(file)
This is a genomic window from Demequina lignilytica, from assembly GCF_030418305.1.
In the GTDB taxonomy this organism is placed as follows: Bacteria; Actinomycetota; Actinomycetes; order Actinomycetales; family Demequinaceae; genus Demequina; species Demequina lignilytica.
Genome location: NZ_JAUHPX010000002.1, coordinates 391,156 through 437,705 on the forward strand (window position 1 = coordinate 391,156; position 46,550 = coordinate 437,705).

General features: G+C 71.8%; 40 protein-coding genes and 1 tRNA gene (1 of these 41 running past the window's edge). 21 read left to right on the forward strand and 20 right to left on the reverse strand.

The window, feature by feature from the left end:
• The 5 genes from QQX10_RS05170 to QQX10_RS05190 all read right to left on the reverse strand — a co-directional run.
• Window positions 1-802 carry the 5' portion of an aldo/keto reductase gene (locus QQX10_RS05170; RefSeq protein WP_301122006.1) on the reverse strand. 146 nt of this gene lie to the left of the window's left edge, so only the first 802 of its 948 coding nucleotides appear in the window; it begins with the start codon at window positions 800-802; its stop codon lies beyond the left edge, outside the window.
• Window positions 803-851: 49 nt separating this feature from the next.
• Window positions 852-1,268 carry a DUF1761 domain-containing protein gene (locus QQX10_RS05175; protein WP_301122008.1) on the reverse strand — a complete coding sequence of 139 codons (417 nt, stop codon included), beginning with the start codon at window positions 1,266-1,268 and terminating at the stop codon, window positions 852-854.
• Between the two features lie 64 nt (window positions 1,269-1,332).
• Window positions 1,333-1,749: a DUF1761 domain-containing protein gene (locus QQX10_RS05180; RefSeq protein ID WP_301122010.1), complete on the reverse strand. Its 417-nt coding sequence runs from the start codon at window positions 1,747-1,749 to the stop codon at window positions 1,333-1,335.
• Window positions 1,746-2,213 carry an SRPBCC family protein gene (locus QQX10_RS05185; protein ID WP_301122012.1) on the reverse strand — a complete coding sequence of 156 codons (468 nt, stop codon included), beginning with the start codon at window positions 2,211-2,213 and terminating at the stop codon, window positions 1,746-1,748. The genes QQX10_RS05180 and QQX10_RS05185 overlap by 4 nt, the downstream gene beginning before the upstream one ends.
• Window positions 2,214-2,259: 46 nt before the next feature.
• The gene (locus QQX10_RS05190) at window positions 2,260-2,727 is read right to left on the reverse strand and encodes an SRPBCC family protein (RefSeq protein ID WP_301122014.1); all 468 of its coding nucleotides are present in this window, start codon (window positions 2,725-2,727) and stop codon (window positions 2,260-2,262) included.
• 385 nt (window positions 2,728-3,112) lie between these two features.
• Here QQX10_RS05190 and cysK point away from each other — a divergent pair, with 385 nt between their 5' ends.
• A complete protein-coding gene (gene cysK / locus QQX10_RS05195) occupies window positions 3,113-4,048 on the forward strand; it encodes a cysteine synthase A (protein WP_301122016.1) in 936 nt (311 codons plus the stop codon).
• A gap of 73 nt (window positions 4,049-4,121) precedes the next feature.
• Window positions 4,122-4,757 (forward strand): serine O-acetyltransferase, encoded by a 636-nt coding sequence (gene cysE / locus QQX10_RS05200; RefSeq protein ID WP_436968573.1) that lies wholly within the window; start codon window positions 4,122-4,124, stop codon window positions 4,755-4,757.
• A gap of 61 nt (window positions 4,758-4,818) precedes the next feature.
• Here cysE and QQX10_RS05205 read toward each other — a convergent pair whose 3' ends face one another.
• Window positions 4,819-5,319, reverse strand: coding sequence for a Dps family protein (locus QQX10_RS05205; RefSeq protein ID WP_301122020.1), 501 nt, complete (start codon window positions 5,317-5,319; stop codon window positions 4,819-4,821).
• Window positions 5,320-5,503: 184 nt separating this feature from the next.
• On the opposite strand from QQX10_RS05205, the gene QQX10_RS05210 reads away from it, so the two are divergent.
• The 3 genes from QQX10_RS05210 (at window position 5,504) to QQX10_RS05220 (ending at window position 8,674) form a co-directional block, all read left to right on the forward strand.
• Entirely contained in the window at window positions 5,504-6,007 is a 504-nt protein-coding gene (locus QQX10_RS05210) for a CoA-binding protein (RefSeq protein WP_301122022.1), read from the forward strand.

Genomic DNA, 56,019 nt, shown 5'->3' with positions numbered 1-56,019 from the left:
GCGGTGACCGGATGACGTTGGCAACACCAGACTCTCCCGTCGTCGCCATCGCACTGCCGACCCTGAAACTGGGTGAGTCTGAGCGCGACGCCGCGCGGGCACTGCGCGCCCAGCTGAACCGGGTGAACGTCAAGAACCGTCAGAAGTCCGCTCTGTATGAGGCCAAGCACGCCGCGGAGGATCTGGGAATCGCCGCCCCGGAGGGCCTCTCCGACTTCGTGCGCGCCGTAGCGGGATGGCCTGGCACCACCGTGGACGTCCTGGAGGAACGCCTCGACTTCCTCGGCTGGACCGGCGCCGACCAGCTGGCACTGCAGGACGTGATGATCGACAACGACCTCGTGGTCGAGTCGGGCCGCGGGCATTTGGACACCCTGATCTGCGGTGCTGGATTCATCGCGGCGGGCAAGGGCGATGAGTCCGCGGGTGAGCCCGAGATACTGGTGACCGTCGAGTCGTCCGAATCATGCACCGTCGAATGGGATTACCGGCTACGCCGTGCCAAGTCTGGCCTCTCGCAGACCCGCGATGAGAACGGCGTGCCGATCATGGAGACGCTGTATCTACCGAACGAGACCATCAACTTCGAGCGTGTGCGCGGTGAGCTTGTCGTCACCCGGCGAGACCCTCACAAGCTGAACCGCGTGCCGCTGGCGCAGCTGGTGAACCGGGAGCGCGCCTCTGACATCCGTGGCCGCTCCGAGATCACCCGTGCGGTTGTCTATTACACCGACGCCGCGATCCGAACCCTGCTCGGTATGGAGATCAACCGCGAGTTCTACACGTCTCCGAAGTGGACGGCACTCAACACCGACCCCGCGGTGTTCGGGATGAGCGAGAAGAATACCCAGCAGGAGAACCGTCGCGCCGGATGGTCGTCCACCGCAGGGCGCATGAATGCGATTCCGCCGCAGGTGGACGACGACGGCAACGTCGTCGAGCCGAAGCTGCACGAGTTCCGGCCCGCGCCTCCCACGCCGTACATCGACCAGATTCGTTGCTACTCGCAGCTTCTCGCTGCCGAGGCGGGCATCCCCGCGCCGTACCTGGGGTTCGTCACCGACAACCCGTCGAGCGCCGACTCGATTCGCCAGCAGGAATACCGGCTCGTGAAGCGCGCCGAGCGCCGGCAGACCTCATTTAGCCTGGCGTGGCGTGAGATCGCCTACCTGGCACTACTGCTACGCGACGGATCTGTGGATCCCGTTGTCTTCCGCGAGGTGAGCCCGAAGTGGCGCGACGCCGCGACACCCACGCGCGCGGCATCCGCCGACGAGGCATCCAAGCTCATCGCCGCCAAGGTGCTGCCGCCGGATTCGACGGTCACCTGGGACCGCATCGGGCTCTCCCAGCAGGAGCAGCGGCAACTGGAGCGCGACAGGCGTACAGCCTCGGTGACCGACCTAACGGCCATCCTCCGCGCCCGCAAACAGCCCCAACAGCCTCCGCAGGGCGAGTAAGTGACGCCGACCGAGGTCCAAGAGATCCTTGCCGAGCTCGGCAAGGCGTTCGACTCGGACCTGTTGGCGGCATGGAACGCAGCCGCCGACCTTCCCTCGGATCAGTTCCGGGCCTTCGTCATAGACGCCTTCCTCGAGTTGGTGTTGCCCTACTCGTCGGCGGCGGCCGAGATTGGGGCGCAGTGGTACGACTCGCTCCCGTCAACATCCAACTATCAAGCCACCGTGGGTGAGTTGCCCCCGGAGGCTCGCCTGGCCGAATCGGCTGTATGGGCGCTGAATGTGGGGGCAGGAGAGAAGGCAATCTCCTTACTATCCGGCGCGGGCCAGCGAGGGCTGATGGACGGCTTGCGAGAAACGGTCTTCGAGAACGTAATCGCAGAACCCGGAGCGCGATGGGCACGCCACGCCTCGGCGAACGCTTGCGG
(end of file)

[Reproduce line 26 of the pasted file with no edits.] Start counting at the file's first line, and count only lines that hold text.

• Entirely contained in the window at window positions 5,504-6,007 is a 504-nt protein-coding gene (locus QQX10_RS05210) for a CoA-binding protein (RefSeq protein WP_301122022.1), read from the forward strand.